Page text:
Elderly folk hospitalized for heart failure – the most common issue in seniors – are often diagnosed with other conditions. This specific age group has the highest rate of readmission for adults and is becoming quite a problem with the aging population in the US. Research has been made to look into how post-hospital care can be improved to better treat elders and avoid trips back.
A study by Dr. Mary Naylor of the University of Pennsylvania sheds light on elderly care after hospital visits. The study is entitled ‘Transitional care of older adults hospitalized with heart failure: a randomized, controlled trial’ and was published in the Journal of American Geriatrics Society back in 2004.
The research was aimed towards predicting problems when it comes to the transition of care for elders following hospital discharge. After having identified these, a discharge plan was formulated and suggested for planning home care and individual needs.
The study found that roughly 80% of elders experienced exacerbated symptoms following discharge after five days in the hospital. Theories point toward poor transitional care.
Volunteer respondents participated in an intervention program. Here, they underwent a three-month Advanced Practice Nurse (APN) program in which APNs served as their caretakers. APNs likewise patterned specific plans to address each elder’s needs across different settings at home. A protocol was effected to monitor each patient’s multiple health issues.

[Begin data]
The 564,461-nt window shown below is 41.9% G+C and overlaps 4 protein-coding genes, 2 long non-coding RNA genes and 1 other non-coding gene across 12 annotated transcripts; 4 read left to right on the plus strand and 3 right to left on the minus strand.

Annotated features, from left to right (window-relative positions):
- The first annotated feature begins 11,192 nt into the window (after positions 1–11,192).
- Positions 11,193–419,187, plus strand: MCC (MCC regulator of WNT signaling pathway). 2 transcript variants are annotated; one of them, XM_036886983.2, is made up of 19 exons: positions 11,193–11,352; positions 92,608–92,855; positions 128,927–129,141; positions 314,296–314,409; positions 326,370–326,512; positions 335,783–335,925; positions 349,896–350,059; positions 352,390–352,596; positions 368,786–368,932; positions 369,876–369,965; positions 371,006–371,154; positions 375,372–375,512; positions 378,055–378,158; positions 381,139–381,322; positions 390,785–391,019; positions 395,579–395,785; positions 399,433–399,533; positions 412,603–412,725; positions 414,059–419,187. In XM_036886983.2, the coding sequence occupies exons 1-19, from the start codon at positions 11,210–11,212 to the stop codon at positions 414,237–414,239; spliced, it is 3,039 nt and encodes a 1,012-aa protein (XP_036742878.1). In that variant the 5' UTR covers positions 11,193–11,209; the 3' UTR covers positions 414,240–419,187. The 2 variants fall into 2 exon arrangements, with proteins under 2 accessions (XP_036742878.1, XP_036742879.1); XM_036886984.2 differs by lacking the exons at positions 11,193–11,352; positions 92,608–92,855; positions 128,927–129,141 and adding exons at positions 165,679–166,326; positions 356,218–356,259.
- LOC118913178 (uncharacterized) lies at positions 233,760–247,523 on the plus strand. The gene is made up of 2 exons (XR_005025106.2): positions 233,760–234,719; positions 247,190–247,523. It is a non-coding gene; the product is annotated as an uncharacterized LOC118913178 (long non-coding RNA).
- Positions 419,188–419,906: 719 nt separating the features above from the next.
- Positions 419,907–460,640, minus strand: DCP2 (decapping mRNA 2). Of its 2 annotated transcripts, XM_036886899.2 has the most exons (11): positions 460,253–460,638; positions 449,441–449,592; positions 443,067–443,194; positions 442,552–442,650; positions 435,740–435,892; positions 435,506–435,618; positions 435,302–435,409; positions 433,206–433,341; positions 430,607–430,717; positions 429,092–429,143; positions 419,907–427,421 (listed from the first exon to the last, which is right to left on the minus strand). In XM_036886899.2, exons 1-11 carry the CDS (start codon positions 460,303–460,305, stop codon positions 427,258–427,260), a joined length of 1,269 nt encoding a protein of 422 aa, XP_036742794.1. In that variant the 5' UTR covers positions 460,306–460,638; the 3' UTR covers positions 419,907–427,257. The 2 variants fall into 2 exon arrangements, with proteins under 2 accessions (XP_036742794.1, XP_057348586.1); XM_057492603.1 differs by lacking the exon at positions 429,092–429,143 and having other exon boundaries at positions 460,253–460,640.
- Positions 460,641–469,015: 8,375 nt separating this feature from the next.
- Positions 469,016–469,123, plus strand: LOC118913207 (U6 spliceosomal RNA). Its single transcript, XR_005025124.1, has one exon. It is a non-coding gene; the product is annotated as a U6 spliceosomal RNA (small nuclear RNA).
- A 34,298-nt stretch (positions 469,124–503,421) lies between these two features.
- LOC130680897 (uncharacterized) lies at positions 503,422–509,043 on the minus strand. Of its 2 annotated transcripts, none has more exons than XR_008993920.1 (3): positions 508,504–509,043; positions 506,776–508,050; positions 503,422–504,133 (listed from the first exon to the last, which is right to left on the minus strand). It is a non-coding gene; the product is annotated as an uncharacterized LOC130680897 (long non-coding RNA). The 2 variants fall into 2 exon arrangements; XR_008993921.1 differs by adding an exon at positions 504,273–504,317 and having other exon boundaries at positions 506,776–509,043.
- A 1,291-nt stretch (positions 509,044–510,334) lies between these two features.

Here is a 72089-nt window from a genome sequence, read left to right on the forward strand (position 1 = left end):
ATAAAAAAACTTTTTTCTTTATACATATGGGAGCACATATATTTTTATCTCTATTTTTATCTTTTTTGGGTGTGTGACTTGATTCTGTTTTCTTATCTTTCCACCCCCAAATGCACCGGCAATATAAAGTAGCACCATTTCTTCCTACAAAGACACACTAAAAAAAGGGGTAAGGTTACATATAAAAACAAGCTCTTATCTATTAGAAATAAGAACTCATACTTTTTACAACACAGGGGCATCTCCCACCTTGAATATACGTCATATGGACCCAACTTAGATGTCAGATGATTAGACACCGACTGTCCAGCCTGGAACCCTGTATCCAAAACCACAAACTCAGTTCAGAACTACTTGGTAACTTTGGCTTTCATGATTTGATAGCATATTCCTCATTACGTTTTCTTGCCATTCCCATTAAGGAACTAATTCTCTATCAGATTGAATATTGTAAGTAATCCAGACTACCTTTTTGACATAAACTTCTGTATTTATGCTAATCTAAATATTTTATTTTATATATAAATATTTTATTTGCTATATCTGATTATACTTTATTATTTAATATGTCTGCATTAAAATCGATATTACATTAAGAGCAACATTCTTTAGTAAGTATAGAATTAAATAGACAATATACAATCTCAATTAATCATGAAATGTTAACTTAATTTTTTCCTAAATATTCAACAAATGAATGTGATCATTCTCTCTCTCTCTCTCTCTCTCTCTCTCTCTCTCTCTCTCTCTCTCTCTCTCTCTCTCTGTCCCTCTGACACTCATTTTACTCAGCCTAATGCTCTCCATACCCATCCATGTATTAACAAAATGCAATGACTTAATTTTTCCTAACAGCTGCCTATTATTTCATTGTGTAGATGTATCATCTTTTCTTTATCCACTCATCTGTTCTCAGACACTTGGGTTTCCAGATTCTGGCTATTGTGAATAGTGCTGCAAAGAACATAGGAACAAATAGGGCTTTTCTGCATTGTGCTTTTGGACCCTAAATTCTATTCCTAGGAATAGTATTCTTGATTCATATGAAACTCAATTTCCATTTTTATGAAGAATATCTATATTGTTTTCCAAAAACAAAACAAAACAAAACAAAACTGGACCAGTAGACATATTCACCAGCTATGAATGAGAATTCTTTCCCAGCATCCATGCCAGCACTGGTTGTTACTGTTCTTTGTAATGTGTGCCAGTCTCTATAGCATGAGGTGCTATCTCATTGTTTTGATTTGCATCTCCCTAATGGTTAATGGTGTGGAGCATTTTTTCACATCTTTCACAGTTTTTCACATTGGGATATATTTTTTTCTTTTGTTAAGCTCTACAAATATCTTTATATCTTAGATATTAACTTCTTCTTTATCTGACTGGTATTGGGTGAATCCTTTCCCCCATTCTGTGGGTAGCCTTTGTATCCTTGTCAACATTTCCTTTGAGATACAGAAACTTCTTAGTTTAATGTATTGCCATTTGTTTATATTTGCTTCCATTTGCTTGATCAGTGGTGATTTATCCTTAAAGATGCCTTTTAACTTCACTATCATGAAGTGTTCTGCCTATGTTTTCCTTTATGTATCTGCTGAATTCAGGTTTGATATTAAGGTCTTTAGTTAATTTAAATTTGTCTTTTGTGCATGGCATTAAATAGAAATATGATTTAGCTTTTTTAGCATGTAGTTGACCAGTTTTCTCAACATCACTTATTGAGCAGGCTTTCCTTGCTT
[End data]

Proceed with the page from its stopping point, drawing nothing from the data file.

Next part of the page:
When follow-ups were made a year later, results show that patients who participated in the intervention spent a considerably longer time away from hospital readmission compared to those who didn’t participate
While APN programs increase the cost of healthcare, the study reveals that such costs were lower by about $3,500 at the end of the year per patient. This speaks well of nurses and their abilities to provide beside quality healthcare at home.
As Dr. Naylor states, “Nurses will play a pivotal role in addressing the health care needs of people throughout the 21st century. The cutting edge science, led by nurses and designed to advance knowledge related to promoting healthy lifestyles and caring for the chronically ill, will position nurses and other health team members to make a major difference in the lives of these people.”